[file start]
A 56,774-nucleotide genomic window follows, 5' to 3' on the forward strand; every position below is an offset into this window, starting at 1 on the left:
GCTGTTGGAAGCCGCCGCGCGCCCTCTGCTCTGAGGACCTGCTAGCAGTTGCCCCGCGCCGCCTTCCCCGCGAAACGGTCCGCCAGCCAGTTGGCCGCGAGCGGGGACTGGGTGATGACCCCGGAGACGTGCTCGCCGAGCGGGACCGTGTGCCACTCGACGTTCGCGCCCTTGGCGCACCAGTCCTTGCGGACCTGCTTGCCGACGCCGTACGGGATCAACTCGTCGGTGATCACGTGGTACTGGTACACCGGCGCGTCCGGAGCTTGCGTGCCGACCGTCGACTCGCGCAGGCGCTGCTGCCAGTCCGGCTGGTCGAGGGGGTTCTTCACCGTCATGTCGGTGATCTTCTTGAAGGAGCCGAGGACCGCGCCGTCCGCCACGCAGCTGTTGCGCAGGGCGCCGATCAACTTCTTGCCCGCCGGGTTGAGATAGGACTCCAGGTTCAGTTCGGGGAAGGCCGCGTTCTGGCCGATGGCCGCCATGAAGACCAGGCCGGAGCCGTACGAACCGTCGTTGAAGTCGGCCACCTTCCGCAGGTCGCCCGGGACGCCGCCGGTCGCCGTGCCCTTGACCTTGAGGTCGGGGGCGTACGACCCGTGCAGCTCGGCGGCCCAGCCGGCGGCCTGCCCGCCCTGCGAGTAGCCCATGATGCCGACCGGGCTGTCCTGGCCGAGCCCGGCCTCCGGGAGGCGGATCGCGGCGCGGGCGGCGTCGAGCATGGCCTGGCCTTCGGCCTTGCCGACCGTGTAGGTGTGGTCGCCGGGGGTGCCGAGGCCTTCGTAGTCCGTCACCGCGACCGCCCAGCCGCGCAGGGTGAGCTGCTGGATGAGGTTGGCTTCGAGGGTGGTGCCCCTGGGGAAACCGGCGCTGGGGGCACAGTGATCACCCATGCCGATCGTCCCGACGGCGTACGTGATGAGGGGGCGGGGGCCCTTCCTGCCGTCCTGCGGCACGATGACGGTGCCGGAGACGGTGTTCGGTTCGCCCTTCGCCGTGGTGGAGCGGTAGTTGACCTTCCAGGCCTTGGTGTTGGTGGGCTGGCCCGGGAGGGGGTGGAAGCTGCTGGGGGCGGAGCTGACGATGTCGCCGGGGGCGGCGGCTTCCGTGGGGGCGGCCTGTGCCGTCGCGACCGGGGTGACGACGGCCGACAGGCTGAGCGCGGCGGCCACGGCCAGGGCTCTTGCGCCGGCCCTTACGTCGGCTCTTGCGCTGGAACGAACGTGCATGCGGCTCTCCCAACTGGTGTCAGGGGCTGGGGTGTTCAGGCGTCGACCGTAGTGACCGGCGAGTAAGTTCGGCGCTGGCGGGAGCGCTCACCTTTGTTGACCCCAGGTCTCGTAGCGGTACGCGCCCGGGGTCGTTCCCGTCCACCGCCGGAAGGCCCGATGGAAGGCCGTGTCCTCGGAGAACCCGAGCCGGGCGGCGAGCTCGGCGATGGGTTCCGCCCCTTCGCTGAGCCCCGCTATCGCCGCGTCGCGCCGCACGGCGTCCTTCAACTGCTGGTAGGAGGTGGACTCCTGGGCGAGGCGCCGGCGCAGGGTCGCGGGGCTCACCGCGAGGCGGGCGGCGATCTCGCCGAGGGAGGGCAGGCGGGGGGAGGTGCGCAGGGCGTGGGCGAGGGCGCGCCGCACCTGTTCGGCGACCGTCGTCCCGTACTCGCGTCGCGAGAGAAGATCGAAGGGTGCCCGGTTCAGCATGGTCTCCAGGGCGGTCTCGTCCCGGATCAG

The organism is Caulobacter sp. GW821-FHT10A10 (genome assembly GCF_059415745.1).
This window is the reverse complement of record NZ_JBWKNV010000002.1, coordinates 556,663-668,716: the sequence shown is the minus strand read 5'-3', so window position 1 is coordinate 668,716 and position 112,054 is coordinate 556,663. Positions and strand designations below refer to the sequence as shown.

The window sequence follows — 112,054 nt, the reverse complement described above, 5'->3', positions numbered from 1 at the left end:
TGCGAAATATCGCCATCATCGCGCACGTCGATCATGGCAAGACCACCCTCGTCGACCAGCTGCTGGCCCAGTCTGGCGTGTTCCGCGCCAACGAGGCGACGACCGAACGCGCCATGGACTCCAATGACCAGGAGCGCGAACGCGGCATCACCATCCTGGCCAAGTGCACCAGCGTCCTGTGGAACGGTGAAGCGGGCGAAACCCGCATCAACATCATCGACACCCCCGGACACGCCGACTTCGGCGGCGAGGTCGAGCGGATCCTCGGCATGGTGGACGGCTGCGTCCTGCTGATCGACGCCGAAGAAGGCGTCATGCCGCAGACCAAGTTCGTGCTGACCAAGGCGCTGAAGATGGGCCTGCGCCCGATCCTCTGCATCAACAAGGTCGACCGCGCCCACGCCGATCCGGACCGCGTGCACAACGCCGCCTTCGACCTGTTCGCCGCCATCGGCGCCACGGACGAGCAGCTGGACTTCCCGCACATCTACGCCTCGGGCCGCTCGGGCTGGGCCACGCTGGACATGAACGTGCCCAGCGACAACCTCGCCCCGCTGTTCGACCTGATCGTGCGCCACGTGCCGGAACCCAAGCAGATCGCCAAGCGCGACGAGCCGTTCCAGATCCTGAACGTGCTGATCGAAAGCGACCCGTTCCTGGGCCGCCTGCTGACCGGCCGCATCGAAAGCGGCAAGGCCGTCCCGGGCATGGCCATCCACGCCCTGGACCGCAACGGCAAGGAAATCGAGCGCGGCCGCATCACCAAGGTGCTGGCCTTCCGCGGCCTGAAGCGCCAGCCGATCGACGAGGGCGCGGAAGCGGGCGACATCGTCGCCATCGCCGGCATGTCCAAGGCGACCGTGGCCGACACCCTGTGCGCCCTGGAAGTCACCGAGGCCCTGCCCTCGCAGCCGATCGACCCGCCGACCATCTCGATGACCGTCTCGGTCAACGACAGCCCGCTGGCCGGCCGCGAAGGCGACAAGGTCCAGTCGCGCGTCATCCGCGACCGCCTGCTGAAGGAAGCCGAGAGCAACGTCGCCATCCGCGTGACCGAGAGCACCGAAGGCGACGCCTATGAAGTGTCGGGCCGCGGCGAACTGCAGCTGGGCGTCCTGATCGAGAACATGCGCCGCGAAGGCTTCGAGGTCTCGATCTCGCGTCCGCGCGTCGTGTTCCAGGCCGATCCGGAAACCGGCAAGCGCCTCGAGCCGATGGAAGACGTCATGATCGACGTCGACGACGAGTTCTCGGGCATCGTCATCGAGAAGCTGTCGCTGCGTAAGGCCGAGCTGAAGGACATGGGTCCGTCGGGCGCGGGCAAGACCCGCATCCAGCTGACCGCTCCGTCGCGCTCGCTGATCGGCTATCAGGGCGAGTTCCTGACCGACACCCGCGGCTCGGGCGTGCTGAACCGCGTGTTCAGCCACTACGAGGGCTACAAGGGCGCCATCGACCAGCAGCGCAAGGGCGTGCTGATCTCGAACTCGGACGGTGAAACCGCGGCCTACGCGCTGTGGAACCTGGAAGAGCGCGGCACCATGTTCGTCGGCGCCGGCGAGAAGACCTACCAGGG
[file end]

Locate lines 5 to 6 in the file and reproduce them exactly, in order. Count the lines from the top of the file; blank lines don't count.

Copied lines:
The window sequence follows — 112,054 nt, the reverse complement described above, 5'->3', positions numbered from 1 at the left end:
TGCGAAATATCGCCATCATCGCGCACGTCGATCATGGCAAGACCACCCTCGTCGACCAGCTGCTGGCCCAGTCTGGCGTGTTCCGCGCCAACGAGGCGACGACCGAACGCGCCATGGACTCCAATGACCAGGAGCGCGAACGCGGCATCACCATCCTGGCCAAGTGCACCAGCGTCCTGTGGAACGGTGAAGCGGGCGAAACCCGCATCAACATCATCGACACCCCCGGACACGCCGACTTCGGCGGCGAGGTCGAGCGGATCCTCGGCATGGTGGACGGCTGCGTCCTGCTGATCGACGCCGAAGAAGGCGTCATGCCGCAGACCAAGTTCGTGCTGACCAAGGCGCTGAAGATGGGCCTGCGCCCGATCCTCTGCATCAACAAGGTCGACCGCGCCCACGCCGATCCGGACCGCGTGCACAACGCCGCCTTCGACCTGTTCGCCGCCATCGGCGCCACGGACGAGCAGCTGGACTTCCCGCACATCTACGCCTCGGGCCGCTCGGGCTGGGCCACGCTGGACATGAACGTGCCCAGCGACAACCTCGCCCCGCTGTTCGACCTGATCGTGCGCCACGTGCCGGAACCCAAGCAGATCGCCAAGCGCGACGAGCCGTTCCAGATCCTGAACGTGCTGATCGAAAGCGACCCGTTCCTGGGCCGCCTGCTGACCGGCCGCATCGAAAGCGGCAAGGCCGTCCCGGGCATGGCCATCCACGCCCTGGACCGCAACGGCAAGGAAATCGAGCGCGGCCGCATCACCAAGGTGCTGGCCTTCCGCGGCCTGAAGCGCCAGCCGATCGACGAGGGCGCGGAAGCGGGCGACATCGTCGCCATCGCCGGCATGTCCAAGGCGACCGTGGCCGACACCCTGTGCGCCCTGGAAGTCACCGAGGCCCTGCCCTCGCAGCCGATCGACCCGCCGACCATCTCGATGACCGTCTCGGTCAACGACAGCCCGCTGGCCGGCCGCGAAGGCGACAAGGTCCAGTCGCGCGTCATCCGCGACCGCCTGCTGAAGGAAGCCGAGAGCAACGTCGCCATCCGCGTGACCGAGAGCACCGAAGGCGACGCCTATGAAGTGTCGGGCCGCGGCGAACTGCAGCTGGGCGTCCTGATCGAGAACATGCGCCGCGAAGGCTTCGAGGTCTCGATCTCGCGTCCGCGCGTCGTGTTCCAGGCCGATCCGGAAACCGGCAAGCGCCTCGAGCCGATGGAAGACGTCATGATCGACGTCGACGACGAGTTCTCGGGCATCGTCATCGAGAAGCTGTCGCTGCGTAAGGCCGAGCTGAAGGACATGGGTCCGTCGGGCGCGGGCAAGACCCGCATCCAGCTGACCGCTCCGTCGCGCTCGCTGATCGGCTATCAGGGCGAGTTCCTGACCGACACCCGCGGCTCGGGCGTGCTGAACCGCGTGTTCAGCCACTACGAGGGCTACAAGGGCGCCATCGACCAGCAGCGCAAGGGCGTGCTGATCTCGAACTCGGACGGTGAAACCGCGGCCTACGCGCTGTGGAACCTGGAAGAGCGCGGCACCATGTTCGTCGGCGCCGGCGAGAAGACCTACCAGGG